Concerns raised over Correctional Officer safety, benefits, and pay at South Dakota State Penitentiary

Livestream and VOD for Dakota News Now
Updated: May. 12, 2021 at 4:59 PM CDT
Email This Link
Share on Pinterest
Share on LinkedIn

SIOUX FALLS, S.D. (Dakota News Now) - The circulation of an anonymous letter is raising concerns over the safety, compensation, and benefits package for a group of employees.

The author of an anonymous email is claiming there are multiple issues regarding correctional officers and the department of corrections, particularly at the South Dakota State Penitentiary in Sioux Falls. The email was circulated to other correctional officers.

Some of these issues may not only be affecting correctional officers at other state facilities but all state employees.

The email inbox for Eric Ollila has been busy since that last legislative session. As the Executive Director for the South Dakota State employees organization, he’s hearing from a group of discouraged correctional officers.

“The primary one that I’m hearing is on the morale, morale front for these correctional officers,” said Ollila. “They just feel almost universally disrespected and not cared for.”

One of the concerns is the reduction in health benefits; something that used to draw people to apply for a state position according to District 15 State Senator Reynold Nesiba.

“So, Senate Bill 57 that passed this past year allows the state to charge premiums to state employees in the past, state employees themselves were not charged a premium, they were charged premiums if they had spouses or children on the plan,” said Sen. Nesiba.

The bill was touted to save the state money while providing wage increases.

“The legislators called to trim this session, it’s not a trim it was, I mean a beheading or a lobotomy practically,” said Ollila.

“That eight of that $12 million is brought is really from higher premiums being charged to state employees, which are then being used to raise the wages of some state employees. So it’s almost as if we’re trying to tax state employees to raise, to raise their wages,” said Sen. Nesiba.

“The governor is the one that sets their pay. The legislature is the one that sets their pay and benefits together,” said Ollila.

The changes in benefits affect every state employee except Judges and Board of Regents members. With so many places hiring, a good employee can be hard to find. A correction officer’s starting pay at the State Penitentiary is $17.47 per hour.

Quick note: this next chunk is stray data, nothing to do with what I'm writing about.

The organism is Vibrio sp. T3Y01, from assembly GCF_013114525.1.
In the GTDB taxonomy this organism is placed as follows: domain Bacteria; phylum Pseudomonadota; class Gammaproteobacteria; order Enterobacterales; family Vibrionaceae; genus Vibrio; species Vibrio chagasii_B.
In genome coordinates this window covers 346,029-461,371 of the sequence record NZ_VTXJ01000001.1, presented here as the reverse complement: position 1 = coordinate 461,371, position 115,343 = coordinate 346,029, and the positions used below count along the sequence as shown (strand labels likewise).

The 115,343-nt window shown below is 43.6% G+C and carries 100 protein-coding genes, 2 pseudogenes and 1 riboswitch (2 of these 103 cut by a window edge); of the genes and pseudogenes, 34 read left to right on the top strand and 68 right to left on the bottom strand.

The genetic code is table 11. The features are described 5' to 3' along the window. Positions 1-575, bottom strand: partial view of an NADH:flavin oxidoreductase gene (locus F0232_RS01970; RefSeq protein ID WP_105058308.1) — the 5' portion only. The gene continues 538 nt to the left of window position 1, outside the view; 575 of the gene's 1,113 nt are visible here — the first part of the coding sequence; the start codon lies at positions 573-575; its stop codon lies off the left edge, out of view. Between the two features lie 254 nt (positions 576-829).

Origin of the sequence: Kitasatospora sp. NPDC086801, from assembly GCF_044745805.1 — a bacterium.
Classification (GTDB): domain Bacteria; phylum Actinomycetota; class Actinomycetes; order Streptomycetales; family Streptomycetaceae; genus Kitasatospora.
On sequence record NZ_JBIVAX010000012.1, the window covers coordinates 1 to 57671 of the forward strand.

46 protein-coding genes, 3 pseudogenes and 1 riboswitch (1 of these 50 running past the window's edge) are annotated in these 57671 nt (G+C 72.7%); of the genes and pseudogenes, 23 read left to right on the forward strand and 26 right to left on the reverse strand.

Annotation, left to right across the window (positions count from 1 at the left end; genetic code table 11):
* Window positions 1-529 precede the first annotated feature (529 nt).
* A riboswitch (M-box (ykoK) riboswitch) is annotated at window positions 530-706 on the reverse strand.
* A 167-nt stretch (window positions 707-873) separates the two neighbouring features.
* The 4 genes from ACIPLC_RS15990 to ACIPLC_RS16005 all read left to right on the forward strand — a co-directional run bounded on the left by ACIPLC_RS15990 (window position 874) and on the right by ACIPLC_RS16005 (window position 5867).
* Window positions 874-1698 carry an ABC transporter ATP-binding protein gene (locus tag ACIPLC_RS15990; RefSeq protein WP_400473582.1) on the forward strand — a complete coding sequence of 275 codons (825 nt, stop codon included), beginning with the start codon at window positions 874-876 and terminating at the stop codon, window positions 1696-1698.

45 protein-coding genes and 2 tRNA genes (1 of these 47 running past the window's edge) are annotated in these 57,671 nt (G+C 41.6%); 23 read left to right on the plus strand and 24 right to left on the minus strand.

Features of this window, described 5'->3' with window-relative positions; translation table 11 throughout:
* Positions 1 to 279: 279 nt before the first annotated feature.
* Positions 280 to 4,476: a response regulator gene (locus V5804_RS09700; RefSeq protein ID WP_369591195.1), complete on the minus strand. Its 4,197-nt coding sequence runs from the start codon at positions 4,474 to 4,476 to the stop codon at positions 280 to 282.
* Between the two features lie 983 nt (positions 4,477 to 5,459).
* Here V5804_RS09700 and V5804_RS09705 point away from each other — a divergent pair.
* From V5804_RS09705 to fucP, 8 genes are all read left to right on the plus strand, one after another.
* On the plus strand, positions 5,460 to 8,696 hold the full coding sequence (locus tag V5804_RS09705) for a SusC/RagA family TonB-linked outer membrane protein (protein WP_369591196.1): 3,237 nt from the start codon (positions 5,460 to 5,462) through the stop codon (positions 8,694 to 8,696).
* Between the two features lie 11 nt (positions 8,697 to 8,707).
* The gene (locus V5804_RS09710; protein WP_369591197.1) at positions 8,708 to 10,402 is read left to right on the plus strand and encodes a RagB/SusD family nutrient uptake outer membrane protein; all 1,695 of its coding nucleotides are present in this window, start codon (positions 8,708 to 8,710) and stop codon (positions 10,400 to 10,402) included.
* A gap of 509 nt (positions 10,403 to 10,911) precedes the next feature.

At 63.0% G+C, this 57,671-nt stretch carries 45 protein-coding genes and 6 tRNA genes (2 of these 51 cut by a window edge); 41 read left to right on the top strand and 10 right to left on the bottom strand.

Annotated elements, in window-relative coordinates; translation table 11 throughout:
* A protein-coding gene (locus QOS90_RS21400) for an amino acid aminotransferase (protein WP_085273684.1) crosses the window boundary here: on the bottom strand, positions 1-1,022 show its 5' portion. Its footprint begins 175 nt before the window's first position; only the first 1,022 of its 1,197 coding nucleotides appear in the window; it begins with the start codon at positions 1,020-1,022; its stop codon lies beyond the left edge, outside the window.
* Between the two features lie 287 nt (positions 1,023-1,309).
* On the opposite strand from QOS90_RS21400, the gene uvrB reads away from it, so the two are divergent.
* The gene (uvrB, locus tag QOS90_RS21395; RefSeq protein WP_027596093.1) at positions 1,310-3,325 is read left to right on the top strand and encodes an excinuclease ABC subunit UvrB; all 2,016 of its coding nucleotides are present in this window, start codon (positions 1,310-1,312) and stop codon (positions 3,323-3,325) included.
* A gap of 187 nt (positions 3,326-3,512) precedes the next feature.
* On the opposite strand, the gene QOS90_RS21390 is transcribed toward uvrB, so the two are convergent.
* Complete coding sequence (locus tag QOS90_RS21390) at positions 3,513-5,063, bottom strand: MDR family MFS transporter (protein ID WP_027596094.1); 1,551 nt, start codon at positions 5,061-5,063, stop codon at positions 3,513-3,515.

“So our Department of Corrections, not only do we have to compete with Nebraska and Iowa, North Dakota, but we have to compete with Minnehaha county jail. And right now, the wages that you can get for a beginning officer at the county jail are actually higher than we’re paying out at the Department of Corrections in the penitentiary, and those working at the penitentiary have to deal with more dangerous, more dangerous felons,” said Sen. Nesiba.

There are also claims of lack of proper safety equipment.

“Anything where you have to be on the spot, and you have to be in fear for your life, and you have to be at least aware of the threats against you; anything that takes that focus away from you is a problem,” said Ollila.

Ollila has heard from correctional officers across the state. Letters describe being suck between forfeiting their retirement to get a better wage outside of a state job, or staying in their position, bearing the weight of new medical expenses and prescriptions no longer covered by their health insurance plan.

“Jobs are incredibly difficult, incredibly dangerous, and they just deserve to be treated better,” said Ollila.

Nesiba agrees.

“And want somebody to listen to them and not have to send anonymous notes to you,” said Sen. Nesiba.

Dakota News Now reached out to the South Dakota Penitentiary. Although the Warden declined an interview, they did send a statement. Spokesperson Michael Winder says they are aware of the letter, are taking it seriously, and that each allegation will be fully investigated.

Dakota News Now also corresponded with the anonymous sender of the letter. The responder declined an interview and listed specific names of Penitentiary employees that he or she hopes will be reviewed.

Copyright 2021 Dakota News Now. All rights reserved.